Pooches doing the ‘dog paddle‘ are basically just trotting underwater, a new study concludes.
It's a technique that armadillos, turtles and even humans can use to stay afloat and move in water.
For the research, presented at the 2014 Society for Integrative and Comparative Biology meeting held in Austin, biologist Frank Fish and colleagues started out with eight dogs representing six breeds. They ranged from Yorkshire terriers to the Newfoundland.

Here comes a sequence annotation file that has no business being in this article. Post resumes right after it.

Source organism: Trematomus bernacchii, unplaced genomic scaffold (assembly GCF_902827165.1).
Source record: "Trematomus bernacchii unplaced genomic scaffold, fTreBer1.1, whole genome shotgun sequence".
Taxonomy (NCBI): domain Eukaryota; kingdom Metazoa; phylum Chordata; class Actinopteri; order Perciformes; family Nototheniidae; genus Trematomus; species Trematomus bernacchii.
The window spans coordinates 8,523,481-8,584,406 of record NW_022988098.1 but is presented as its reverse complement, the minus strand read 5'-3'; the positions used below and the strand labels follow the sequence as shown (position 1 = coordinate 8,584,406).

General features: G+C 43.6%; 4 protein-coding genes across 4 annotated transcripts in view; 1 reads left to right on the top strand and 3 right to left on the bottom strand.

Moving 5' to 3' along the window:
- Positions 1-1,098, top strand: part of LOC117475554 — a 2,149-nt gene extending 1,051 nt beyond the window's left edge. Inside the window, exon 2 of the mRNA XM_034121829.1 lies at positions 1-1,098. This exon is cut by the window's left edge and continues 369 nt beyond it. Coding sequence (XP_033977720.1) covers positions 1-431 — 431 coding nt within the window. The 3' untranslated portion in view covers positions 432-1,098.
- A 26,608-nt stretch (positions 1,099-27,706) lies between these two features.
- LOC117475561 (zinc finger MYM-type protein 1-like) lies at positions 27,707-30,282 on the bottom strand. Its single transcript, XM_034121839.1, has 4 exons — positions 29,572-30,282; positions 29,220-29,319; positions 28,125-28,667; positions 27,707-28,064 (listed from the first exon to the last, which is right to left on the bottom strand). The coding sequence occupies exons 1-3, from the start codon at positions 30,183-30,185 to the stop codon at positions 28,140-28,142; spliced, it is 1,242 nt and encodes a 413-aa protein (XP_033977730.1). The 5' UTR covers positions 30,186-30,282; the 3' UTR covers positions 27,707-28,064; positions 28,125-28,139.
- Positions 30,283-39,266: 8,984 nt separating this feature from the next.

BLOG: Dogs Have A Butt Compass, Poop Facing N/S Pole
Fish, from West Chester University, and his team recorded the dogs' leg and paw movements, as the dogs swam in ultra-clear water at a rehabilitation pool at the University of Pennsylvania that's normally reserved for horses.
The researchers found that dogs swam with a gait that's nearly identical to a familiar trot on land. When a dog kicks into this kind of slow run, more brisk than a walk, diagonal pairs of legs move together.
When swimming, the only difference was that they moved their legs faster and somewhat beyond the range of motion for a trot.